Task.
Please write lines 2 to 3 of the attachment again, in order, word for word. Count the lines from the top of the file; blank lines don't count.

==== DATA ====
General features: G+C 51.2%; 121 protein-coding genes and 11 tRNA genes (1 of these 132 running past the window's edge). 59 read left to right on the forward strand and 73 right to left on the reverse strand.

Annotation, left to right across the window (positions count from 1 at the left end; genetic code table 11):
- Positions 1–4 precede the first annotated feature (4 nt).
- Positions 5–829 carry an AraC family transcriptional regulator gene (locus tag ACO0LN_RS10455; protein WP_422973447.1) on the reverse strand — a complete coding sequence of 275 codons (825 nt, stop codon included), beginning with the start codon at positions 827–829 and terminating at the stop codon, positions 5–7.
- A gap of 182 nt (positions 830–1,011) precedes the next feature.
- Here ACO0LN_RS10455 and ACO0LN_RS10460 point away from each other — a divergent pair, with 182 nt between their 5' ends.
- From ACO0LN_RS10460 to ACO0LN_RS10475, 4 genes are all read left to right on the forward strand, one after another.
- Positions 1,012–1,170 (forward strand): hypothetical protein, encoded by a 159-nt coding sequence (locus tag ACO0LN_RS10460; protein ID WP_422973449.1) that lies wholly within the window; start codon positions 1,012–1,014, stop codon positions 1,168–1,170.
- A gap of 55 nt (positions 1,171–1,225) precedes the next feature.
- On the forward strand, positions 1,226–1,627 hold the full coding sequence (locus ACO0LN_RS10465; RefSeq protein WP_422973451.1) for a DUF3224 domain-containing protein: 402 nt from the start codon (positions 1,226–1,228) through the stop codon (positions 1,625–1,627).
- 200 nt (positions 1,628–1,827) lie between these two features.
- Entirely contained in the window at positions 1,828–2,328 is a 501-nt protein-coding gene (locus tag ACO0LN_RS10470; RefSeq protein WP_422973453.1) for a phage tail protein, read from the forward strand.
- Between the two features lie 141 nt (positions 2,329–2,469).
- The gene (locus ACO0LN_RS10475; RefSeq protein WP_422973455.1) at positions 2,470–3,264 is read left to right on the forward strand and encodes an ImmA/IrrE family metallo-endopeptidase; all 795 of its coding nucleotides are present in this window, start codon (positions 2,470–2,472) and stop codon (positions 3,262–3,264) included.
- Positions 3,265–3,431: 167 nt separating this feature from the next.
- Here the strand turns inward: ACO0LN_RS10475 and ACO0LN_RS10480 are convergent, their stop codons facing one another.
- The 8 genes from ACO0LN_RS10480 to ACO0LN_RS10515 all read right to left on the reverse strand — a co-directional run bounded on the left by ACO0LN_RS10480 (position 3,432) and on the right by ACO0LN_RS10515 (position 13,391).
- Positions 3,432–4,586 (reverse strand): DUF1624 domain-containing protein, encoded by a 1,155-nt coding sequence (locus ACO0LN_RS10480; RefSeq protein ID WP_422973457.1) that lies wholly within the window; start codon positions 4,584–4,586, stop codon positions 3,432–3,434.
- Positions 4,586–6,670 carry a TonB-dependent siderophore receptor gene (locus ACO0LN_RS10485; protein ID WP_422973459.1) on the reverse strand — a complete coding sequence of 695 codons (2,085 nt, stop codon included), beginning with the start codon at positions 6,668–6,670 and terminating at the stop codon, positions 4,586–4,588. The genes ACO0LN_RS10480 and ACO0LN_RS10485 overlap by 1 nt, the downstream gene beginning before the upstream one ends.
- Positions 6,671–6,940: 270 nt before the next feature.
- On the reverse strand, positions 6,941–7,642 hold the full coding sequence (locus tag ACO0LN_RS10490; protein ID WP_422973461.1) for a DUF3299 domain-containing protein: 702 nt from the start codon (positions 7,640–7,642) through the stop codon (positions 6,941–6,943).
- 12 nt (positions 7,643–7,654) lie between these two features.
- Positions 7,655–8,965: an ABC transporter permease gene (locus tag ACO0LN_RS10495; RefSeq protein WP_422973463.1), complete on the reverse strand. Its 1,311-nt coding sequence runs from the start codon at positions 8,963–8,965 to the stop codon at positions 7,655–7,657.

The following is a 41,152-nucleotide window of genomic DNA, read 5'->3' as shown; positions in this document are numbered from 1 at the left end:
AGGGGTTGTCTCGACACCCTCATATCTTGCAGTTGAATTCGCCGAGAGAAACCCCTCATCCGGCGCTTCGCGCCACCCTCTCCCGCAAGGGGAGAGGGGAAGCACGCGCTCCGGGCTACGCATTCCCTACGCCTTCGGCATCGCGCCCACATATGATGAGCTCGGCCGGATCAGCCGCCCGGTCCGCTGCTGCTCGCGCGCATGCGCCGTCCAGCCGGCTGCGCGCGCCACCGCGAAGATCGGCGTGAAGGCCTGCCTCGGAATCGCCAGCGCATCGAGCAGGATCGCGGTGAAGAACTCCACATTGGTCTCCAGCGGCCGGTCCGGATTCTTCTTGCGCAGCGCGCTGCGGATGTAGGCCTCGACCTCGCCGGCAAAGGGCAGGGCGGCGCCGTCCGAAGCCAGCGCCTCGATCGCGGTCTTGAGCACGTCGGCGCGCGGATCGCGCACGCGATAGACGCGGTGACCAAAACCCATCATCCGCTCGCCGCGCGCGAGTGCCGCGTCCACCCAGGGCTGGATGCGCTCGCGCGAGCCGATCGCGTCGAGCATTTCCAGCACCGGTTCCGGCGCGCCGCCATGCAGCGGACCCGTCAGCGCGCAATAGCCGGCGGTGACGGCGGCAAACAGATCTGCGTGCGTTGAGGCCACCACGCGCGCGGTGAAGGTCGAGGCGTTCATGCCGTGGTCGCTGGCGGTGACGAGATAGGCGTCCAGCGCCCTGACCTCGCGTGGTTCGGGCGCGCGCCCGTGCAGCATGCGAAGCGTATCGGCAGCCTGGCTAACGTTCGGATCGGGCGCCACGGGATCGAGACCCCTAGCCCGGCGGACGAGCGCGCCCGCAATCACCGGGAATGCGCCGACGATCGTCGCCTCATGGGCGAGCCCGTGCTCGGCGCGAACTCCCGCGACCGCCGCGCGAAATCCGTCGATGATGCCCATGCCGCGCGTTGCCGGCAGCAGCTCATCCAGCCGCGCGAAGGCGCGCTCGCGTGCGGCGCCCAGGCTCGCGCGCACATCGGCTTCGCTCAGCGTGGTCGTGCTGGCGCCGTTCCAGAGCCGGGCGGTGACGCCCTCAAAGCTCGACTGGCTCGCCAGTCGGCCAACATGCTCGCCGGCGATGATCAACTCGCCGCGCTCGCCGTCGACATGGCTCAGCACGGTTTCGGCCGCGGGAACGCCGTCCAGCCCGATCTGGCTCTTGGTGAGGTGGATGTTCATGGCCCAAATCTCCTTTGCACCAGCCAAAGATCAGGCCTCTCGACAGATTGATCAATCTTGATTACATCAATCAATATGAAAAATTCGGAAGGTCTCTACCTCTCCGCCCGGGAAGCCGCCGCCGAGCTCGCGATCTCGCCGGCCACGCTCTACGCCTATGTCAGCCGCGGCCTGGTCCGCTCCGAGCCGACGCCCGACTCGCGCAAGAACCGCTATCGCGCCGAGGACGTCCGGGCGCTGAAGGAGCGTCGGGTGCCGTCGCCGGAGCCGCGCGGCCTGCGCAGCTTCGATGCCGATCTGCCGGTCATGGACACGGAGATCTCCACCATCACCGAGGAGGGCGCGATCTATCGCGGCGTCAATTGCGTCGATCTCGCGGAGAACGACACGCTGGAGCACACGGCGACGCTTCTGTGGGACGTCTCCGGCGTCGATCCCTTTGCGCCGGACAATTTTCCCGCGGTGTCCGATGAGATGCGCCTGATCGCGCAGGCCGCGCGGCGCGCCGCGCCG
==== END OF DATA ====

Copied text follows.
Annotation, left to right across the window (positions count from 1 at the left end; genetic code table 11):
- Positions 1–4 precede the first annotated feature (4 nt).